• The method of FIG. 2 is carried out iteratively during operation of the power distribution system (100 on FIG. 1). The method is said to be carried out iteratively during operation of the power distribution system (100 on FIG. 1) in that a first decision to store or sell locally generated power is made and carried out, a subsequent decision to store or sell locally generated power is made and carried out, then another decision to store is sell locally generated power is made and carried out, and so on.
  • These iterations may occur upon a predetermined time interval, say every 20 seconds, or continuously, as soon as a previous iteration completes.
  • The method of FIG. 2 includes creating (202), by a decision control engine (152 of FIG. 1), a local load and generation profile (102) for a predefined period of time. The local load and generation profile (102) describes projected net local power generation for the predefined period of time. Creating (202) a local load and generation profile (102) for a predefined period of time may be carried out in various ways as described below with respect to FIG. 3.
  • The method of FIG. 2 also includes deciding (204), by the decision control engine in accordance with revenue optimizing decision criteria (110) and in dependence upon the local load and generation profile (102), present and projected utility power purchase prices (106), and a present state of charge (108) of the batteries, whether to sell or store locally generated power. Deciding (204) whether to sell or store locally generated power may be carried out in various ways as explained below in more detail with respect to FIG. 4.
  • If the decision control engine decides to sell (208) locally generated power, the method of FIG. 2 continues by providing (212) locally generated power to the electric utility (128 on FIG. 1). Providing (212) locally generated power to the electric utility (128 on FIG. 1) may be carried out by instructing a charge controller (118 on FIG. 1) to divert some or all power generated by the local DRG system along the DC bus to inverters rather than to batteries and configuring the inverters (134, 136 on FIG. 1) to invert the DC power to AC power.
  • If the decision control engine decides to store (206) locally generated power, the method of FIG. 2 continues by charging (210) batteries (120 on FIG. 1) with locally generated power. Charging (210) batteries (120 on FIG. 1) with locally generated power may be carried out by instructing the charge controller (118 on FIG. 1) to divert some or all power generated by the local DRG system to the batteries along a DC bus rather than to the inverters (134, 136 on FIG. 1) and configuring the inverters (134, 136 on FIG. 1) to not invert the DC power from the DC bus to AC power along the AC phase legs (140).
  • For further explanation, FIG. 3 sets forth a flow chart illustrating a further exemplary method for net-metering in a power distribution system according to embodiments of the present invention. The method of FIG. 3, like the method of FIG. 2, is carried out by a decision control engine similar to the decision control engine (152) depicted in FIG. 1 and in a power distribution system similar to the system (100) depicted in FIG. 1. The power distribution system (100 on FIG. 1) includes a distributed renewable generation (‘DRG’) system (122 on FIG. 1) where the DRG system (122 on FIG. 1) is capable of providing power to a local load (124 on FIG. 1), an electric utility (128 on FIG. 1), and one or more batteries (120 on FIG. 1) for storage. The method of FIG. 3, like the method of FIG. 2, is carried out iteratively during operation of the power distribution system (100 on FIG. 1).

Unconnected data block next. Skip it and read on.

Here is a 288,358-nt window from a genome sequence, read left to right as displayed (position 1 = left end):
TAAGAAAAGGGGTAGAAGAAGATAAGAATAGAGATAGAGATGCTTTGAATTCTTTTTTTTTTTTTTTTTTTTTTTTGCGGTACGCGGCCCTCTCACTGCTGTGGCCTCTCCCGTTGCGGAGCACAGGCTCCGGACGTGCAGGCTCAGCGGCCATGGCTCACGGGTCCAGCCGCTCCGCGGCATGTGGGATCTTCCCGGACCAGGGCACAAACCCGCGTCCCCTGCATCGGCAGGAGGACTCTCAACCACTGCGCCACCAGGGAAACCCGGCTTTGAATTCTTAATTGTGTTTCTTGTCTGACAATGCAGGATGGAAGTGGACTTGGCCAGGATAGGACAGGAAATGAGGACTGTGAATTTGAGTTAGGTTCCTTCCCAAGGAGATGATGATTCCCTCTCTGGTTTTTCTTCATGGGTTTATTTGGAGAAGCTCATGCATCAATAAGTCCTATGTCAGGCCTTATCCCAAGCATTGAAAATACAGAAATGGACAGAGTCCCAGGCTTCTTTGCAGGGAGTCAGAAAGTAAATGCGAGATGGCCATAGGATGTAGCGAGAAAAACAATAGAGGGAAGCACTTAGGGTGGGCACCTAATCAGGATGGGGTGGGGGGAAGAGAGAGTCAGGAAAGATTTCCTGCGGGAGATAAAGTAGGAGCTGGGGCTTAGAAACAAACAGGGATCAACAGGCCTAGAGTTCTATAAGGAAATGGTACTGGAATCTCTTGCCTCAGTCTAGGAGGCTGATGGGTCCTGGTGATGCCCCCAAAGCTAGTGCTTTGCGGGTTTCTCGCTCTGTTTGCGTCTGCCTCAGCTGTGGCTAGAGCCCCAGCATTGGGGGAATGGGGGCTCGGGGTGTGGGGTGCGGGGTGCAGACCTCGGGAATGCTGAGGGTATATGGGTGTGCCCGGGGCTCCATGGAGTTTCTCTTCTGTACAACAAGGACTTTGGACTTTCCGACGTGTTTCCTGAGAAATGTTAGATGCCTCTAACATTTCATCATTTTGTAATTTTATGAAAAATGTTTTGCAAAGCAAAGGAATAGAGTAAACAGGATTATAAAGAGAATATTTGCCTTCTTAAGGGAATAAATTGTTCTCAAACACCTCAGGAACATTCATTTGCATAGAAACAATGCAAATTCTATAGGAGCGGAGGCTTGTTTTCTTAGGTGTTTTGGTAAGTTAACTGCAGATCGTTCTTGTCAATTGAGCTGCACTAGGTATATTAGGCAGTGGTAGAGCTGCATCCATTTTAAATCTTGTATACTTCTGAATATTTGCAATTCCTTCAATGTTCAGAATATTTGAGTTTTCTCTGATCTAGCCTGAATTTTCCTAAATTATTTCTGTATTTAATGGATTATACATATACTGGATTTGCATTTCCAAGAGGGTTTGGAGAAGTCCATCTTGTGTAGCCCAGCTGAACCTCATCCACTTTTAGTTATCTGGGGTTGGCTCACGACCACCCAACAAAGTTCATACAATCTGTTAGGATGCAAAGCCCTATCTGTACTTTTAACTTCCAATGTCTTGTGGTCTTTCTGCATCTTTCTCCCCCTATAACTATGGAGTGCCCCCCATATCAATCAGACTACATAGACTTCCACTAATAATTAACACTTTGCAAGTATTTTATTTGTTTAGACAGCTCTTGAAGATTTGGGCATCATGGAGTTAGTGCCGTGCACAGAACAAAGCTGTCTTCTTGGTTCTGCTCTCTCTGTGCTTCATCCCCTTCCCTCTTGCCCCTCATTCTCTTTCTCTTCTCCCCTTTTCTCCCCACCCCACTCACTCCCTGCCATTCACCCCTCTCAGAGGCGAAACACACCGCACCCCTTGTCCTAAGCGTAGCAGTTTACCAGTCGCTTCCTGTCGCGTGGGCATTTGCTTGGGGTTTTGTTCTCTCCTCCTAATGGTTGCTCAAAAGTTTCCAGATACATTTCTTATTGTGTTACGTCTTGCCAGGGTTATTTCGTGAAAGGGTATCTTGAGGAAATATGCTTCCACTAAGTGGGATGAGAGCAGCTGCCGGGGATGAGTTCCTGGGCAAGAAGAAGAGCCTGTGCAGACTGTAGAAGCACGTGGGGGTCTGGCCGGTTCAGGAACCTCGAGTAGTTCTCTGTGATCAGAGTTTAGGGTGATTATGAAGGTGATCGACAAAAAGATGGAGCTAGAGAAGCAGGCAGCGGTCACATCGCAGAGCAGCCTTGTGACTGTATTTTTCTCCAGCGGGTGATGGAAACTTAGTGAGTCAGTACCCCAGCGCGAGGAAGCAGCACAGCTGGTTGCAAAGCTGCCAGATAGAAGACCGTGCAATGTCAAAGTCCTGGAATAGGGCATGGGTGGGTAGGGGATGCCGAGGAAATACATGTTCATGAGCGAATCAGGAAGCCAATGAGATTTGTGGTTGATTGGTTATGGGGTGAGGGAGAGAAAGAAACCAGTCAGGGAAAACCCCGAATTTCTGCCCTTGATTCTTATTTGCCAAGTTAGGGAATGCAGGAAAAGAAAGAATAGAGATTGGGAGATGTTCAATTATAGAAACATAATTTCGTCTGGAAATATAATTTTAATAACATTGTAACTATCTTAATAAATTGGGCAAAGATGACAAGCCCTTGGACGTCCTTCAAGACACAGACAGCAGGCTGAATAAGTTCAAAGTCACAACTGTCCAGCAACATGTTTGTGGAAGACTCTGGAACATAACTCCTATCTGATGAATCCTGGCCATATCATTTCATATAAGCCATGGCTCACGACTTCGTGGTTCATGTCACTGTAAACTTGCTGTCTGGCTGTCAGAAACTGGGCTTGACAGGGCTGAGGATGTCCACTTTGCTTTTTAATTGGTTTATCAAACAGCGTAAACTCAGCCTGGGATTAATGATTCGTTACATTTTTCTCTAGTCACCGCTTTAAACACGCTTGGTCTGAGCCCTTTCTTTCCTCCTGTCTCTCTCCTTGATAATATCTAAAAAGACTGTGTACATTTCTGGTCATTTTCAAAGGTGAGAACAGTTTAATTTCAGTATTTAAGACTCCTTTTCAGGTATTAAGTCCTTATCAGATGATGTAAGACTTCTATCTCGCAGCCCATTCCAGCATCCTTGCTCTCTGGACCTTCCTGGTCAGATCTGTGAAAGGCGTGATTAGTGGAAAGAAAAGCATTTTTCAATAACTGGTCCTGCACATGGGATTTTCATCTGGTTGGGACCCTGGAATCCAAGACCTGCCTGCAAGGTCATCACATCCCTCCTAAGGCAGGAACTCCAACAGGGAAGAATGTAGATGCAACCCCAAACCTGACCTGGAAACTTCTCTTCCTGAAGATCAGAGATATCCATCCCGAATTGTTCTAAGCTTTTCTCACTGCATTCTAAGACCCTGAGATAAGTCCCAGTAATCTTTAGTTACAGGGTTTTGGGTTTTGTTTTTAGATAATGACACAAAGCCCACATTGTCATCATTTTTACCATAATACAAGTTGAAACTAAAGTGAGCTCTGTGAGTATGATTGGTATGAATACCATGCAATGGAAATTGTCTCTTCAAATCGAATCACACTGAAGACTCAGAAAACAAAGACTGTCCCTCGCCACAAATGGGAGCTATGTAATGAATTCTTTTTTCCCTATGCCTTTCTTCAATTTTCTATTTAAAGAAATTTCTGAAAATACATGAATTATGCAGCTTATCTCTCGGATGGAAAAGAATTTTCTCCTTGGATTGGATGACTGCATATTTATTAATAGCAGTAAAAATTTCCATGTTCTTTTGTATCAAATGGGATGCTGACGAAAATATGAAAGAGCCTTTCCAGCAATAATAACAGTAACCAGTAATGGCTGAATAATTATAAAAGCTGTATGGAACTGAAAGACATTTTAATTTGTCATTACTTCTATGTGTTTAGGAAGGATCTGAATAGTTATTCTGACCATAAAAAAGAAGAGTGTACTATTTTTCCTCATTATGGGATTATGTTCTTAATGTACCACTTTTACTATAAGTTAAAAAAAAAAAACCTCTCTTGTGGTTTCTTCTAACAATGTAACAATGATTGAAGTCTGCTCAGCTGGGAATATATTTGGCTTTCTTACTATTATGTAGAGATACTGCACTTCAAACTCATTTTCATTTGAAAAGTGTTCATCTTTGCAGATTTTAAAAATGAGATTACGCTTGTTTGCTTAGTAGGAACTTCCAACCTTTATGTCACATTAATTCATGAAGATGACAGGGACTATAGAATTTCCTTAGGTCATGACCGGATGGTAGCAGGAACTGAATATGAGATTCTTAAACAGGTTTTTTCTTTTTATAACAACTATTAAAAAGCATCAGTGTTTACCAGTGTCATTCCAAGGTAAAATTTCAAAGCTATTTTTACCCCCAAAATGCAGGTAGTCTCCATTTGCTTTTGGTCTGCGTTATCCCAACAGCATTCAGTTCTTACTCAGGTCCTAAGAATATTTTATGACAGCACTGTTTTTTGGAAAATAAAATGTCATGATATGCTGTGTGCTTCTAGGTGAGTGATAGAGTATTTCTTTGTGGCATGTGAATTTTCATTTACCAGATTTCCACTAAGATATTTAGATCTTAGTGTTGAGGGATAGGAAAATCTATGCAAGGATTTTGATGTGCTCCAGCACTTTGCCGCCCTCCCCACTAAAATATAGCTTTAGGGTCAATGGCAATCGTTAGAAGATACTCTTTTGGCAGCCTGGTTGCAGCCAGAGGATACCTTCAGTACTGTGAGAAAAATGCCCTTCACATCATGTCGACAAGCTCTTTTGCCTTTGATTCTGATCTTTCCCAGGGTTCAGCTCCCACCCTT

• The method of FIG. 3 is also similar to the method of FIG. 2 in that the method of FIG. 3 includes creating (202) a local load and generation profile (102) for a predefined period of time, deciding (204) whether to sell or store locally generated power, providing (212) locally generated power to the electric utility (128 on FIG. 1) if the decision control engine decides to sell (208) locally generated power, and charging (210) batteries (120 on FIG. 1) with locally generated power if the decision control engine decides to store (206) locally generated power.
  • The method of FIG. 3 differs from the method of FIG. 2, however, in that the method of FIG. 3 includes maintaining (302) a DRG database (310) of historical load and generation data (312). In the method of FIG. 3, maintaining (302) a DRG database (310) of historical load and generation data (312) may be carried out by tracking (304), in the DRG database (310), local present weather conditions; tracking (306), in the DRG database (308), local power generation and state of charge; and tracking (308), in the DRG database (308), a local load and local Alternating Current (‘AC’) production.
  • Tracking local present weather conditions may be carried out by retrieving data representing local present weather conditions from weather monitors (138 on FIG. 1) operating within the power distribution system. Tracking local power generation and the present state of charge of the batteries may be carried out by retrieving data representing such power generation and state of charge from a charge controller (118 on FIG. 1) operating within the power distribution system. Tracking the local load (122) may be carried out by retrieving data representing the local load from a net-meter (132 on FIG. 1) operating in the power distribution system. Tracking local AC production may be carried out by retrieving data representing such local AC production from one or more inverter (134, 136 on FIG. 1) operating in the power distribution system. Upon retrieving data representing each of these parameters, the decision control engine may store the data in the database.